Monday, October 04, 2004

Tie Knots

Over the last almost-thirty years, I've dealt with my share of bad relationships -- both platonic and otherwise. I've used, and been used; I've lied and I've been lied to; I've loved and lost. After going through the wringer the last time, I promised myself I'd do my best to start learning and stop repeating.

After losing a good friend to bad habits and poor choice of company, no matter what I tried to do to help - advice, money, emotional consolation - I came to the conclusion that my energy was better spent elsewhere. The cliche goes, "someone has to want to help themselves before you can help them." Now, when I see the same patterns in others I know, I can step back and choose to limit my involvement. It's not a heartless or callous thing -- it's an understanding of the nature of the problem. A wakeup call delivered from a concerned friend will only last so long before it's forgotten; I have more constructive ways in which to expend my energy.

When it comes to emotional relationships that aren't platonic, the issues go deeper. In the worst case, everyone around the couple can get sucked in -- involved. People become pawns; knowing or not. They can be played and they are used to gain advantage in hurtful and selfish ways by both parties. It's hard to see when you're inside the ugly mess. People choose sides and lines are drawn in the sand. Whispers are made behind backs, and - as I've said before - false smiles and insincere words of consolation or advice are easily misinterpreted as honestly intentioned.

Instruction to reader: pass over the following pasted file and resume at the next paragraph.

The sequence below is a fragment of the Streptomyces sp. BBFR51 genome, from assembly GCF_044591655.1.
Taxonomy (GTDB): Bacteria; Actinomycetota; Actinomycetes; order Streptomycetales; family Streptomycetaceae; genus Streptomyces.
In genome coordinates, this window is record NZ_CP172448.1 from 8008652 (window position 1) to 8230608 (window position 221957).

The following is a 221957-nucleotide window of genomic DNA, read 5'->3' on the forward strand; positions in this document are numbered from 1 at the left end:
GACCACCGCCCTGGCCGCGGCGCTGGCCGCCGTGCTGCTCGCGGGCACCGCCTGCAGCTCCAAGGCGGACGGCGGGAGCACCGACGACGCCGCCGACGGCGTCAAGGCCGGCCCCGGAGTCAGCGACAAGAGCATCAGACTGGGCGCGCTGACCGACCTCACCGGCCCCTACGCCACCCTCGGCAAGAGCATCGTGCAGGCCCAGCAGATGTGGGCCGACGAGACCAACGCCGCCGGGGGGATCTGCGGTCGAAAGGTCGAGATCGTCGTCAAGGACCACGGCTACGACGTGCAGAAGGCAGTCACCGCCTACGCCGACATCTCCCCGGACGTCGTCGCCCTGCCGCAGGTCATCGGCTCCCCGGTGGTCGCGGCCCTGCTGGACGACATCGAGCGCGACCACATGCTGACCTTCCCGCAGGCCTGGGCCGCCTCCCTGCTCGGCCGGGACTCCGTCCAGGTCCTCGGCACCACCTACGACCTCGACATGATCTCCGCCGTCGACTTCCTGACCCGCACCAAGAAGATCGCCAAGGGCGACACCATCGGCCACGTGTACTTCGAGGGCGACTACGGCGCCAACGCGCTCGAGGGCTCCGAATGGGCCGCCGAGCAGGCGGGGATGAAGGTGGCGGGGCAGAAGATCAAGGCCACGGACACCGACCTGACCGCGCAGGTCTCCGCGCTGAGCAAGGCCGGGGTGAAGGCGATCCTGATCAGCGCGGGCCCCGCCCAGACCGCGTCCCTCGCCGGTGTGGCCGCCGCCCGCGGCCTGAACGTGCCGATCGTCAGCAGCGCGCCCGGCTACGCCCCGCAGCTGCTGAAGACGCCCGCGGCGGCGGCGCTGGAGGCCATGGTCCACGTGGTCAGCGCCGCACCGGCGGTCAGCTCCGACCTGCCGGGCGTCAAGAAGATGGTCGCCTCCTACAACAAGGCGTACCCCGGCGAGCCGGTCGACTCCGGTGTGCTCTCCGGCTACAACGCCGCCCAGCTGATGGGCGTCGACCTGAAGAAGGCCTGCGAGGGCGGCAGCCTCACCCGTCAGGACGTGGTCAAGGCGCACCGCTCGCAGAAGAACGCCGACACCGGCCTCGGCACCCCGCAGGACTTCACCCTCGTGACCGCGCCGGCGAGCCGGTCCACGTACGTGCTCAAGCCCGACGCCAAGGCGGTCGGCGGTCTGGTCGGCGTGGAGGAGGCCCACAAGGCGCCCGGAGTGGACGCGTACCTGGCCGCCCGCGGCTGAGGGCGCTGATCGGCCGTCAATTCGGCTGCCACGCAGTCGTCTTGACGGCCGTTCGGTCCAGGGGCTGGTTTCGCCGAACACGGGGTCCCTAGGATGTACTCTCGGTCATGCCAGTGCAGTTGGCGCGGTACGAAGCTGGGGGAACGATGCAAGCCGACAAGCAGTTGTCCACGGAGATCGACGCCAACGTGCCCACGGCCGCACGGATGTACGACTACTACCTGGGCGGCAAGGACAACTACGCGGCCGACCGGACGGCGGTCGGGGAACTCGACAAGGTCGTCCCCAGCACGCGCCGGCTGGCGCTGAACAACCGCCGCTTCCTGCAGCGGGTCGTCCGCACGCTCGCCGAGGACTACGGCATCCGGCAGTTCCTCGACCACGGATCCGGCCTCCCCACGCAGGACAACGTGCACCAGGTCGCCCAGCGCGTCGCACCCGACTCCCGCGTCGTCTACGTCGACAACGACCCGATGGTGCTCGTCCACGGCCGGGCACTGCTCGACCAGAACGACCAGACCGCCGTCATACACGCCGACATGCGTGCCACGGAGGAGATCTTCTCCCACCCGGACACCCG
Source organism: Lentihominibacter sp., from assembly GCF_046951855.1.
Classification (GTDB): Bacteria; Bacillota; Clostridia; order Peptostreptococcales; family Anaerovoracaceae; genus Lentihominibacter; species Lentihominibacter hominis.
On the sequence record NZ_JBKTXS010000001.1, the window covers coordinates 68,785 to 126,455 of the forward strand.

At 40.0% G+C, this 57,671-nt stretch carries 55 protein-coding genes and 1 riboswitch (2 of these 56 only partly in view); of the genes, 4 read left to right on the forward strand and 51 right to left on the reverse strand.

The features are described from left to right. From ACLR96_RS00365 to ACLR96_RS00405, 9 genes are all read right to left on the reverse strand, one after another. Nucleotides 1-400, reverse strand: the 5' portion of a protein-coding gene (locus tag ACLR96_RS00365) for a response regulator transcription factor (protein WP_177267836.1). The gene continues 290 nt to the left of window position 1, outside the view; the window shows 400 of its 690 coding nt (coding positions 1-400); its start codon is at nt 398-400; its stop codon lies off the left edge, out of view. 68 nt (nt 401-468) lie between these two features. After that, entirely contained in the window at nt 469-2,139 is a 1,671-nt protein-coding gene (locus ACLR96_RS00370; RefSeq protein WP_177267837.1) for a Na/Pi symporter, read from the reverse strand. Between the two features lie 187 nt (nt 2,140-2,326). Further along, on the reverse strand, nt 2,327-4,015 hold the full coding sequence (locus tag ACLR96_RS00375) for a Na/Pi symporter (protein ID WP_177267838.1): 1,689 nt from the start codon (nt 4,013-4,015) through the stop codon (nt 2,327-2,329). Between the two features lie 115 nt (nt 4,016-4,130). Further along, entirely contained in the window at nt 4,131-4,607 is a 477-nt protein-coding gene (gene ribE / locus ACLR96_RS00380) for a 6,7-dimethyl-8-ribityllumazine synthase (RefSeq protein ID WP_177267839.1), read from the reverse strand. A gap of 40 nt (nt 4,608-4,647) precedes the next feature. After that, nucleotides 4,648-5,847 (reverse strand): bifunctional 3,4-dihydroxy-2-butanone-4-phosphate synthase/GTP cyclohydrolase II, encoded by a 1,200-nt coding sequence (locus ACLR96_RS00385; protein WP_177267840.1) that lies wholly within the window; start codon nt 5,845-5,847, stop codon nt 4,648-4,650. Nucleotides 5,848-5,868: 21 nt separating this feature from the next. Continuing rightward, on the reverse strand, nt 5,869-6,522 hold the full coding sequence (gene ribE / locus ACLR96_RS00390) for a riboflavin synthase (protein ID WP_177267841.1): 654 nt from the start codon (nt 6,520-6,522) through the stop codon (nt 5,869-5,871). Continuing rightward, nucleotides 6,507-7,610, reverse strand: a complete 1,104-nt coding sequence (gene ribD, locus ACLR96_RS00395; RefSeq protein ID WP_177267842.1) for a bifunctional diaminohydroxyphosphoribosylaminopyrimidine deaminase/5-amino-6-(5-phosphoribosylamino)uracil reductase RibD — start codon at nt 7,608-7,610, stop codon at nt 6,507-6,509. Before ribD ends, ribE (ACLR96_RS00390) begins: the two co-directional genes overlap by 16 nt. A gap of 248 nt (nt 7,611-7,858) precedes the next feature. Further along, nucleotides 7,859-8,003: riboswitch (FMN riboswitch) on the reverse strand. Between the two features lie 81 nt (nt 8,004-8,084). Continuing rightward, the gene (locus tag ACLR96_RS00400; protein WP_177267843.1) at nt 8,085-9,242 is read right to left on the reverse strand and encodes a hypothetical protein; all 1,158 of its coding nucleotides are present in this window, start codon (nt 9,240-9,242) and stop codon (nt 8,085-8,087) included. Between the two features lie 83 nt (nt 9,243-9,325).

It can eventually get to a point where ties need to be cut. The rope is so badly knotted that it must be severed; acquaintences cast off in an effort to eliminate drama and tighten the circle that surrounds you. It's an unfortunate reality, and it's difficult to be the one to make that choice; self-less maturity versus selfish immaturity. Sometimes you need to lose the battle in order to win the war. And by that, I don't mean the war that exists between the two parties, but the war that exists around all of us. Happiness.

I wish more people were willing to make a mutual concession. However, when you get to a certain age -- say late 20's, it seems the logical truism that age and wisdom go hand in hand breaks down. At a point, life experience mitigates the wisdom gained with age. I have met 30-year-olds who have learned far less from life than some 25-year-olds I know. This isn't a shock; everybody knows it. But it's hard to pick out who to trust from who just paints a pretty picture until, under stress, they show their true colours. Sometimes I'm surprised.